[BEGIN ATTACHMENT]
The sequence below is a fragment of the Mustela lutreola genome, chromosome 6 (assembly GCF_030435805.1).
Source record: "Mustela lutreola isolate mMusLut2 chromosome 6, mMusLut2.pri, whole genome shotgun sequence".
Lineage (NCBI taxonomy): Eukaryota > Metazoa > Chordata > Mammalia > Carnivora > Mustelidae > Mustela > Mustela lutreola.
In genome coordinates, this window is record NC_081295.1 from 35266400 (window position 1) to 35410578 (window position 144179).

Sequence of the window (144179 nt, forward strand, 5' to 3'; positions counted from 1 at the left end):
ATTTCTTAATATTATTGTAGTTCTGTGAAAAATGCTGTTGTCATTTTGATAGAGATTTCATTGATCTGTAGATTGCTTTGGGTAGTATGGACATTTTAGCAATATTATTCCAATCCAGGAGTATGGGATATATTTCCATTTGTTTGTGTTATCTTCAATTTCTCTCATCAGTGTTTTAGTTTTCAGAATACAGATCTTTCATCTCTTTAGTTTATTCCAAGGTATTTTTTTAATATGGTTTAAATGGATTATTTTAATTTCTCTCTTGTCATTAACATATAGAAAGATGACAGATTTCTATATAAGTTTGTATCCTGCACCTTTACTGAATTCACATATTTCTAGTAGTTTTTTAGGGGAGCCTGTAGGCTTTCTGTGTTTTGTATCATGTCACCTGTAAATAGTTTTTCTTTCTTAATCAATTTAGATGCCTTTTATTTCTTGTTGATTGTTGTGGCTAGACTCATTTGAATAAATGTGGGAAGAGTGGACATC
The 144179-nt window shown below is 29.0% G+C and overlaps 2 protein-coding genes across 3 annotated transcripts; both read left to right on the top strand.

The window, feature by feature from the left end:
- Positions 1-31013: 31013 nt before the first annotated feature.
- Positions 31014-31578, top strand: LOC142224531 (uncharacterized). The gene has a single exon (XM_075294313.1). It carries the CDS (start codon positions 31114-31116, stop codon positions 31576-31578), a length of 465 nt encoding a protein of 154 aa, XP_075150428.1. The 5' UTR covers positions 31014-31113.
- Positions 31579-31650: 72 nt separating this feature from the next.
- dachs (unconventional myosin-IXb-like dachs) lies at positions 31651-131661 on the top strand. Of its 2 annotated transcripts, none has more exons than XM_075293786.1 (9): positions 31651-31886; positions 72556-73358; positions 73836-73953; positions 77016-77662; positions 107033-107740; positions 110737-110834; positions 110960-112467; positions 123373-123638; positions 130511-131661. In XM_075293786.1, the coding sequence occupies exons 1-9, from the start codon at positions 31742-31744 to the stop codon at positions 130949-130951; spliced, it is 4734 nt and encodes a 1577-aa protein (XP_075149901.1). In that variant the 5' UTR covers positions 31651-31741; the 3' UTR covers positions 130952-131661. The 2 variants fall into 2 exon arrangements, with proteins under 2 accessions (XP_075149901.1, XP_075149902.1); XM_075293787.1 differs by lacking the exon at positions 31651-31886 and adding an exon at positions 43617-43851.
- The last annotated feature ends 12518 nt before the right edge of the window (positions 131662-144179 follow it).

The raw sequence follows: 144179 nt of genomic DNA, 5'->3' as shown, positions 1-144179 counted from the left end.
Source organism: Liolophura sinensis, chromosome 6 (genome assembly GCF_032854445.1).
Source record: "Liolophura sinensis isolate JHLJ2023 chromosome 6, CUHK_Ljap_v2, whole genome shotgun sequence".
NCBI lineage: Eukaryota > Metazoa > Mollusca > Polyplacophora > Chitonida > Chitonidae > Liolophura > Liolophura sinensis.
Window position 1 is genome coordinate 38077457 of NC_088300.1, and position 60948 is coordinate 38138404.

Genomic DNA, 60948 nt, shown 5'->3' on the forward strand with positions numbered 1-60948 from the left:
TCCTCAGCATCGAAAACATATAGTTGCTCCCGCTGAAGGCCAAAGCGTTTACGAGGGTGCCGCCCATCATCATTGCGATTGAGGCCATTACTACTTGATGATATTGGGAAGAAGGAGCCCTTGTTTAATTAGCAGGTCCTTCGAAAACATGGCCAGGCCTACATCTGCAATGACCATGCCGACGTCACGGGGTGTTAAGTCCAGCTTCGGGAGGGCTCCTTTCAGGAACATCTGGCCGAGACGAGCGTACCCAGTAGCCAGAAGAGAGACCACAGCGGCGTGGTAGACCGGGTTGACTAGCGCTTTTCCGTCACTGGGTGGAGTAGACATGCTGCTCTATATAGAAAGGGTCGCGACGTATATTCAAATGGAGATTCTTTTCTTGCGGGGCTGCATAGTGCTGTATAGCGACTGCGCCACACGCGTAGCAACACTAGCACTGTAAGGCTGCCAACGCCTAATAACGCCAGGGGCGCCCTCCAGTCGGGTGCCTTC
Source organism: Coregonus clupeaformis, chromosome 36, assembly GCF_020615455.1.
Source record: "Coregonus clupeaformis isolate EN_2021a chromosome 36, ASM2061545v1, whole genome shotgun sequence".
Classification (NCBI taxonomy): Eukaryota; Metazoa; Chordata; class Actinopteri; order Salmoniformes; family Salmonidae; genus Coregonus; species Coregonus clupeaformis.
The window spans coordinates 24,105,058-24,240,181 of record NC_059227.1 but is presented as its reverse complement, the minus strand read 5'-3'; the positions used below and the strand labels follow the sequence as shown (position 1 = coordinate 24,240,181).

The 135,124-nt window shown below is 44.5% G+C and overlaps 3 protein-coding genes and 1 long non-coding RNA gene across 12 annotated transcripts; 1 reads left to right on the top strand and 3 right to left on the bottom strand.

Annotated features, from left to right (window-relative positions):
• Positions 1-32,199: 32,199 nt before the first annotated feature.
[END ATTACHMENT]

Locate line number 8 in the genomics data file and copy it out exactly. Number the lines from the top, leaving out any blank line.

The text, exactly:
The window, feature by feature from the left end: